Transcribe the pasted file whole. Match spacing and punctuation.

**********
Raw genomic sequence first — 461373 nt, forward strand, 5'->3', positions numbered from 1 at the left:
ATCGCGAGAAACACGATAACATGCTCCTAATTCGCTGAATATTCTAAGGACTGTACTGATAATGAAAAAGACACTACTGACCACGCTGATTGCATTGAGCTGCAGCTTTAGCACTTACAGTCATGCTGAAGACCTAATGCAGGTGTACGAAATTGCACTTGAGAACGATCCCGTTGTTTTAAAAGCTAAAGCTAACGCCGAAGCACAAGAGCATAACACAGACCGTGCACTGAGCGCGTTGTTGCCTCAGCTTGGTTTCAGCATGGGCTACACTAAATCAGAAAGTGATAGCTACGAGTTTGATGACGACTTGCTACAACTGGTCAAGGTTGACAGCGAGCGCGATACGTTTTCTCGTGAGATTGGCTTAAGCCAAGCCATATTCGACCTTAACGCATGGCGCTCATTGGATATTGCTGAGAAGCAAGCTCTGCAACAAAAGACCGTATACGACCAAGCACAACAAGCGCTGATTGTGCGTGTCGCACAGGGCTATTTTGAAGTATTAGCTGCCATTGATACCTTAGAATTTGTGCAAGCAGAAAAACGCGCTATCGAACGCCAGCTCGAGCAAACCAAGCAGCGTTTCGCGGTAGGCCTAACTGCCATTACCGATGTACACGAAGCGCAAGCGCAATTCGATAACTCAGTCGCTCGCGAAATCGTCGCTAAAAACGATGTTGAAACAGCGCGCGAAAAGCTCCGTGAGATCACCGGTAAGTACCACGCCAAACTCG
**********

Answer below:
Raw genomic sequence first — 461373 nt, forward strand, 5'->3', positions numbered from 1 at the left:
ATCGCGAGAAACACGATAACATGCTCCTAATTCGCTGAATATTCTAAGGACTGTACTGATAATGAAAAAGACACTACTGACCACGCTGATTGCATTGAGCTGCAGCTTTAGCACTTACAGTCATGCTGAAGACCTAATGCAGGTGTACGAAATTGCACTTGAGAACGATCCCGTTGTTTTAAAAGCTAAAGCTAACGCCGAAGCACAAGAGCATAACACAGACCGTGCACTGAGCGCGTTGTTGCCTCAGCTTGGTTTCAGCATGGGCTACACTAAATCAGAAAGTGATAGCTACGAGTTTGATGACGACTTGCTACAACTGGTCAAGGTTGACAGCGAGCGCGATACGTTTTCTCGTGAGATTGGCTTAAGCCAAGCCATATTCGACCTTAACGCATGGCGCTCATTGGATATTGCTGAGAAGCAAGCTCTGCAACAAAAGACCGTATACGACCAAGCACAACAAGCGCTGATTGTGCGTGTCGCACAGGGCTATTTTGAAGTATTAGCTGCCATTGATACCTTAGAATTTGTGCAAGCAGAAAAACGCGCTATCGAACGCCAGCTCGAGCAAACCAAGCAGCGTTTCGCGGTAGGCCTAACTGCCATTACCGATGTACACGAAGCGCAAGCGCAATTCGATAACTCAGTCGCTCGCGAAATCGTCGCTAAAAACGATGTTGAAACAGCGCGCGAAAAGCTCCGTGAGATCACCGGTAAGTACCACGCCAAACTCG